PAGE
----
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Shell company owners to be revealed
A register of the true owners of shadowy shell companies will be made public as part of the fight against tax dodgers, David Cameron will announce today.
The Prime Minister will say that the " cloak of secrecy" around company ownership had resulted in "questionable practice and downright illegality".
Mr Cameron, who made tax transparency a key theme of the G8 summit in Northern Ireland, will urge other world leaders to build on the commitments made at Lough Erne.
He will promise a "relentless" pursuit of businesses which break the rules and claim that by making the register public it will be easier for firms and developing countries to see who they are really dealing with.
Speaking at the Open Government Partnership summit in London he is expected to say: "For too long a small minority have hidden their business dealings behind a complicated web of shell companies - and this cloak of secrecy has fuelled all manner of questionable practice and downright illegality.
"Illegality that is bad for the developing world - as corrupt regimes stash their money abroad under different identities. And illegality that is bad for Britain's economy too - as people evade their taxes through untraceable trails of paperwork.
"Not only is this hugely unfair to the millions of hard-working people in Britain who pay their tax but it's also bad for business. To keep corporate taxes low, you've got to keep corporate taxes coming in. As I've put it, no tax base - no low tax case.
"So that's why we need to shine a spotlight on who owns what and where money is really flowing.
"This summer at the G8 we committed to do just that - to establish a central register of company beneficial ownership. And today I'm delighted to announce that not only is that register going to go ahead - but that it's also going to be open to the public."
The decision to make the UK register publicly accessible was welcomed by campaigners and business leaders.
Mr Cameron will say: " Some people will question whether it's right to make this register public. Surely we could get the same effect just by compiling the information and using it within government?
"Now, of course we in Government will use this data to pursue those who break the rules. And we're going to do it relentlessly. But there are so many wider benefits to making this information available to everyone.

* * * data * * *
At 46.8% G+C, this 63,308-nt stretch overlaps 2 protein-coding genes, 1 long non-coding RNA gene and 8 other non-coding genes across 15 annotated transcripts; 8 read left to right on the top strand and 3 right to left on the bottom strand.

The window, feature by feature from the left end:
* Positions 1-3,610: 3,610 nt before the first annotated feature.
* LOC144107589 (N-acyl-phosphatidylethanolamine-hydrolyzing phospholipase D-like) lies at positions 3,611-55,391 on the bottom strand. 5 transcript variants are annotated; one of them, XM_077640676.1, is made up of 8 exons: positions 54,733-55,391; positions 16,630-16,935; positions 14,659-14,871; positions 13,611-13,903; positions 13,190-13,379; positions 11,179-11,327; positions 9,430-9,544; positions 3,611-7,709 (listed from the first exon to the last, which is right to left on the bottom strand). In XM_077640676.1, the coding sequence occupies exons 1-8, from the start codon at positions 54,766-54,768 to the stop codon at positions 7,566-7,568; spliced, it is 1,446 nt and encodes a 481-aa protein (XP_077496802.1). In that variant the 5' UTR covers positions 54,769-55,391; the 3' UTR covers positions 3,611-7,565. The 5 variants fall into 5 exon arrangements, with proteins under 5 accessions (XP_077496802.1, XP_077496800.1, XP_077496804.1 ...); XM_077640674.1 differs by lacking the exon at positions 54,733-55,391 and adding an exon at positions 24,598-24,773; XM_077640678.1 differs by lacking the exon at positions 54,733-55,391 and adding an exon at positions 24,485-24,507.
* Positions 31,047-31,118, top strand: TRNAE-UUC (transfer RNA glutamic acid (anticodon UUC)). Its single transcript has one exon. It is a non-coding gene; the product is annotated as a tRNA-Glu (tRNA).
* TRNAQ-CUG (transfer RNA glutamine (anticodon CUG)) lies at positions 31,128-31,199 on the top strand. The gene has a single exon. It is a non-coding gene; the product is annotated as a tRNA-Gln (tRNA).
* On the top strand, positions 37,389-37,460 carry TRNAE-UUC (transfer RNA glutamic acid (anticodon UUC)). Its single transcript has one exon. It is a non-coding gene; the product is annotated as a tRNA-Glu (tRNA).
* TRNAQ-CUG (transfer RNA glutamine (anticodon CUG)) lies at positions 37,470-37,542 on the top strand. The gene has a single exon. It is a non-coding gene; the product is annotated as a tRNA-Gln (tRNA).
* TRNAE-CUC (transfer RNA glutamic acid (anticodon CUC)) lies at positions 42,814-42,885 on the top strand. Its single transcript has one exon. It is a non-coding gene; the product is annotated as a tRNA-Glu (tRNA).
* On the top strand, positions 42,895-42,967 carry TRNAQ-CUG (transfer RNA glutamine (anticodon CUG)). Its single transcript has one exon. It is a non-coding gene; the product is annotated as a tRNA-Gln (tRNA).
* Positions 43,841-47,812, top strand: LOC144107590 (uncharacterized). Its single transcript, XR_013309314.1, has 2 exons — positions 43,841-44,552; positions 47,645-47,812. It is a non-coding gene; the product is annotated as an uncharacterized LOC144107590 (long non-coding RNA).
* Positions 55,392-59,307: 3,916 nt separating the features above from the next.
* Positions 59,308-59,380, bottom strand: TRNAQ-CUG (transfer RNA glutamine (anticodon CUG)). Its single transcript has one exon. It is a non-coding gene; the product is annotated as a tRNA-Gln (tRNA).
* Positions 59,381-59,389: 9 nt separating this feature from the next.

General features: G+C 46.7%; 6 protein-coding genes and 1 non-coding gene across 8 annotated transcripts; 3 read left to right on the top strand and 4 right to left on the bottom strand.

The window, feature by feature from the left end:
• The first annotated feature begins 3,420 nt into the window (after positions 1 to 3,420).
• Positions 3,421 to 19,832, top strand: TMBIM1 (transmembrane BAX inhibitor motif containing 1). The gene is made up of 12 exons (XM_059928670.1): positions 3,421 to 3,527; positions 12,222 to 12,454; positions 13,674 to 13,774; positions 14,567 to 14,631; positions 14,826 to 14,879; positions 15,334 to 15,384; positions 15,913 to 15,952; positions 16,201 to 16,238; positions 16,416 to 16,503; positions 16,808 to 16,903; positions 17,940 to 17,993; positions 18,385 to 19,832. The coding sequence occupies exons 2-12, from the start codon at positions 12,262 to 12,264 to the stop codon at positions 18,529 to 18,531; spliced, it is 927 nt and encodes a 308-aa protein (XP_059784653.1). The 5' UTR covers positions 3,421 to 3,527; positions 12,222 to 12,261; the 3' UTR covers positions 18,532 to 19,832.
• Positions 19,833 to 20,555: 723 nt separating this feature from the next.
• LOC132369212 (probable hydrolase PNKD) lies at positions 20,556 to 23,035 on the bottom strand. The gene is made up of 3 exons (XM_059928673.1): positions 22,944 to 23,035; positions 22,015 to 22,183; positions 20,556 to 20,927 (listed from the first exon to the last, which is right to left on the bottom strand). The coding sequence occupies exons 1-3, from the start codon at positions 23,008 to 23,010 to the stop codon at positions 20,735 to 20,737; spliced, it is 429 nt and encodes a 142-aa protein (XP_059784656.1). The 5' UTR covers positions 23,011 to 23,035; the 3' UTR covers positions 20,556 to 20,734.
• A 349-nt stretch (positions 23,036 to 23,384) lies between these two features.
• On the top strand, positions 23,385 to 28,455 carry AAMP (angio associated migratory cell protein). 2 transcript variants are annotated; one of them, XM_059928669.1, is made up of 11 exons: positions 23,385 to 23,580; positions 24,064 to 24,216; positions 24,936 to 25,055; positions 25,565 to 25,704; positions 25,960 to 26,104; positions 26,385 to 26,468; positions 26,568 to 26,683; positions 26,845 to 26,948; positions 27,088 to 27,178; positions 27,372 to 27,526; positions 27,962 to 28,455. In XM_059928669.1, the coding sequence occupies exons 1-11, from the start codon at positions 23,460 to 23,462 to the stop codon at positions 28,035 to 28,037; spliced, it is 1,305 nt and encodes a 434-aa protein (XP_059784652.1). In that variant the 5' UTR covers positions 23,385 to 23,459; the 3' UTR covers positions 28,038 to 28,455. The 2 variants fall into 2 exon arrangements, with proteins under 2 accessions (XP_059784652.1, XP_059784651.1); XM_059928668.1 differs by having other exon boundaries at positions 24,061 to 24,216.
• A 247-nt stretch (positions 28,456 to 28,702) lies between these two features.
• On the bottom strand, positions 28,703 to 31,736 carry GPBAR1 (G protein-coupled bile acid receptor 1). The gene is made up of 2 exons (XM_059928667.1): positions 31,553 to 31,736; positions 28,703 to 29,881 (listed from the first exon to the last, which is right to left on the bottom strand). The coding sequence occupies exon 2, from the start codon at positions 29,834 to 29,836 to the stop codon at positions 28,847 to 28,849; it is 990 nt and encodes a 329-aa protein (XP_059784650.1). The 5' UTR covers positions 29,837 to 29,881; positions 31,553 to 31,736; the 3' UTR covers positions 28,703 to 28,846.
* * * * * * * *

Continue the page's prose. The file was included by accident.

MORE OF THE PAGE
"It's better for businesses here - who will be able to better identify who really owns the companies they're trading with. It's better for developing countries - who will have easy access to all this data without submitting endless requests for each line of enquiry. And it's better for us all to have an open system which everyone has access to - the more eyes that look at this information, the more accurate it will be."
Roger Barker, director of corporate governance and professional standards at the Institute of Directors, said: " From a governance perspective, it is right that the true owners of companies should be transparent both to the company itself and the wider business community.
"Using the corporate veil to obscure underlying ownership brings the corporate sector into disrepute and creates significant opportunities for wrongdoing or criminal activity. Significant practical challenges remain in order to ensure that any register of beneficial ownership is accurate and robust, but we support government efforts to begin this process."
Gavin Hayman, director of anti-corruption campaigners Global Witness, said: "Anonymous shell companies are the global getaway cars for crime, corruption and tax evasion.
"Full credit should go to the Prime Minister and the Business Secretary (Vince Cable) for acting to take away the keys."
Chris Bain, director of aid charity Cafod, said: "E arlier this year the G8 showed that transparency is now the norm for both governments and business and this step further builds on that.
"It is both the right thing to do as it will support the global fight against money laundering and tax evasion, and also shows that the Government has listened to public opinion.
"Above all it will be vital for our international partners in their fight to prevent resources intended for poverty eradication being siphoned off. We will continue to work with the Government to make sure that this register has comprehensive coverage, and with other governments to introduce comparable measures."
Poverty campaign group One said it was a "really important moment in the fight against corruption".
One's Europe executive director Adrian Lovett said: " David Cameron has made life much more difficult for the criminal and corrupt who exploit secrecy around company ownership.
"Making information about who owns and controls companies publicly available will give citizens and journalists in developing countries access to the data they need to follow the money and root out corruption.
"As we take forward this challenge to crack down on corruption, we need the same determination to tackle trusts as we've seen here on companies."
"Until trusts are part of the package we risk closing one door to corruption while leaving a back window wide open," calling on Mr Cameron to "take the fight to Europe".
Shadow treasury minister Shabana Mahmood said Mr Cameron "needs to go much further to tackle tax avoidance".
"With the amount of uncollected tax rising in the last year to £35 billion, it's clear this Government is failing. David Cameron needs to explain why he decided not to close down the eurobonds tax loophole and why his Swiss tax deal has raised a fraction of the money promised.
"The Government should also be doing more to open up tax havens and extend the Disclosure of Tax Avoidance Schemes regime, which Labour introduced, to global transactions."